Reflections on Covid-19 and Spending time in Nature from Richard E. Kreipe, MD, FAAP, FSAHM, FAED
“The COVID-19 pandemic is certainly a sobering wake-up call regarding how interdependent we are all-on each other-around the world. It is important for each of us to do whatever we can to reduce the risk of our acquiring or transmitting this potentially deadly contagious disease. Public health measures such as avoiding or minimizing close interpersonal physical contact in tight quarters by staying home or “self-quarantining” indoors are certainly appropriate and necessary elements to reduce its spread.
However, wearing my public health, I am also concerned about possible unintended consequences of such physical, mental and social isolation, especially if prolonged. Yes, it is possible to maintain social contact by connecting with others by telephone, text or on-line. And this AED response is wonderful in many regards regarding beneficial support. But, I believe that there is one potential therapeutic outlet available that is not being mentioned: connecting with Mother Nature.
Having majored in Ecology in college and celebrated the inaugural Earth Day in Philadelphia on April 22, 1970-50 years ago-I am a strong believer in the power of not just being outdoors, but being outside with Mother Nature-to heal. It’s important for us all to realize that walking on a sidewalk or in a park, biking along a street or a path, sitting outside in a wheelchair or on a bench, especially using whatever senses we have hearing birds or a babbling brook, seeing clouds come and go, even just being outside in rain or snow, all offer an experience that cannot be duplicated being holed-up indoors. Cornell University’s Dr. Donald A. Rakow studies human benefits of spending time in nature (research.cornell.edu/news-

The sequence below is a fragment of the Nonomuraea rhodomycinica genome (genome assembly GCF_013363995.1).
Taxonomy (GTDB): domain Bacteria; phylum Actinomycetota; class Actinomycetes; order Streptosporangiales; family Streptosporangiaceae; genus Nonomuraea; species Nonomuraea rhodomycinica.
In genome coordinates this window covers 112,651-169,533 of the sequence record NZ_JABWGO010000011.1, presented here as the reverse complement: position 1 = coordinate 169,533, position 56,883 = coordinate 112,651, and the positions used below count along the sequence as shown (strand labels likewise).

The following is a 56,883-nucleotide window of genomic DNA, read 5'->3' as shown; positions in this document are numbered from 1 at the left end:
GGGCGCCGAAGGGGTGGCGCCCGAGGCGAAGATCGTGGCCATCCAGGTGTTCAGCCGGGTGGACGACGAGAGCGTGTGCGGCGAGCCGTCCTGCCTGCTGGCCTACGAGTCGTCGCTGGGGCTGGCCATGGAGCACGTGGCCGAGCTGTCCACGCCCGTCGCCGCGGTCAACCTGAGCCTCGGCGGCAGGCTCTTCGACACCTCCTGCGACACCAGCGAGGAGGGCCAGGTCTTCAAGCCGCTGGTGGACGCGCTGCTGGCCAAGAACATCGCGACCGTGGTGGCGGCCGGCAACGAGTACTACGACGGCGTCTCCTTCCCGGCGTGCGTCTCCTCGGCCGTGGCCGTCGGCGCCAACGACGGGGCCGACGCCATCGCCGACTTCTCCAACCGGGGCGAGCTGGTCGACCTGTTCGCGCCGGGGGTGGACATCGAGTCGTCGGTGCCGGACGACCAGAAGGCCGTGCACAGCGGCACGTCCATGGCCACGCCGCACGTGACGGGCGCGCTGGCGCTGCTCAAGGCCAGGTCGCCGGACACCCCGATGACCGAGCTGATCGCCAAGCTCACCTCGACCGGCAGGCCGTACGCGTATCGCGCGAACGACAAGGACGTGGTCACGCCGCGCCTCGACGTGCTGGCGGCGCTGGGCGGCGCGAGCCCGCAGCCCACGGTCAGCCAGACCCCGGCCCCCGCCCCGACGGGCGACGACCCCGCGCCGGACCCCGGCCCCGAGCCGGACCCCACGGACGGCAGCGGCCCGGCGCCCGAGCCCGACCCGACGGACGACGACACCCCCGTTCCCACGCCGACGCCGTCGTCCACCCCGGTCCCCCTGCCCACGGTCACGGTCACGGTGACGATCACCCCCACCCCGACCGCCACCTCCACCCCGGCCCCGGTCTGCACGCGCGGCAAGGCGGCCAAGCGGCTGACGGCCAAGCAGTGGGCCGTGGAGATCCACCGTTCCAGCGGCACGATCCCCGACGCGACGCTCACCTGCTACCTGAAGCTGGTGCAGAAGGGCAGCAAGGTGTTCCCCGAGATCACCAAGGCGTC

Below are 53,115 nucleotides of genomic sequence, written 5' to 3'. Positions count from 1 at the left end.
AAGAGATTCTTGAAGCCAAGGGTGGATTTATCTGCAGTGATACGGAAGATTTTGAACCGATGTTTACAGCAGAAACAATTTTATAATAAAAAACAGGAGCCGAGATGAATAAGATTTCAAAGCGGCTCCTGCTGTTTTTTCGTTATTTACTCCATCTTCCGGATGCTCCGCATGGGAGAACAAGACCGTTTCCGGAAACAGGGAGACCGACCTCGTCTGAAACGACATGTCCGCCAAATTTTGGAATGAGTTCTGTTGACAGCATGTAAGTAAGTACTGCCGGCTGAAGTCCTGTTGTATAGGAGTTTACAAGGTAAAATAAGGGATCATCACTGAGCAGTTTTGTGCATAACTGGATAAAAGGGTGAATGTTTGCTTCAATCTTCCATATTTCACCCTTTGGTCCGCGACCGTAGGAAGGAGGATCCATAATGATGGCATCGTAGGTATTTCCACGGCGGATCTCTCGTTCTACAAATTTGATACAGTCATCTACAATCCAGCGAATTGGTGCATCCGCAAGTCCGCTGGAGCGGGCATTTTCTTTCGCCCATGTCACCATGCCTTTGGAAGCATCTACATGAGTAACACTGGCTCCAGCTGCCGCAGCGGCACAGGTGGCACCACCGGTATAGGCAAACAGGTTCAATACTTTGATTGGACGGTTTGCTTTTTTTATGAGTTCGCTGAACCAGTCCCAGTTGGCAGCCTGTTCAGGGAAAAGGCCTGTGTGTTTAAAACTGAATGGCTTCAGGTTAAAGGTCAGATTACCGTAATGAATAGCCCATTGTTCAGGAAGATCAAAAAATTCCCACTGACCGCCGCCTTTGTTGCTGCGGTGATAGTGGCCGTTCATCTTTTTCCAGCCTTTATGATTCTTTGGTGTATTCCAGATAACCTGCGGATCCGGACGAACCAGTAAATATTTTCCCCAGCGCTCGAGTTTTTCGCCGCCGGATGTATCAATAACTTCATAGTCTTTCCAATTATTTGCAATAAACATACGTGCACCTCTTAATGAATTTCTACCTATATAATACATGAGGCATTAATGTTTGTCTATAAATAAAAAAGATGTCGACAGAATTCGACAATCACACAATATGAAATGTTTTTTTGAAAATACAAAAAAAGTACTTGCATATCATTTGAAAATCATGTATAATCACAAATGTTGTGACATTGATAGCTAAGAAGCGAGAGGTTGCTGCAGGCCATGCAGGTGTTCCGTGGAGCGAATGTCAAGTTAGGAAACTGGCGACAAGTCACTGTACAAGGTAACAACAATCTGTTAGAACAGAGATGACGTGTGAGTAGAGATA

As a pediatrician, I am especially concerned about the effects on kids of having their daily structure destroyed with schools, gyms, museums and other gathering places closing. So, please consider taking kids, with whom you might be isolated, with you when you go outside. Yesterday, I walked around Highland Park in Rochester, New York, and before I returned to my car, I hugged tree…
Richard E. Kreipe, MD, FAAP, FSAHM, FAED
Professor Emeritus, Division of Adolescent Medicine, Department of Pediatrics
Golisano Children’s Hospital, University of Rochester Medical Center
Rochester Director, New York State ACT for Youth Center of Excellence
Medical Director, Western New York Comprehensive Care Center for Eating Disorders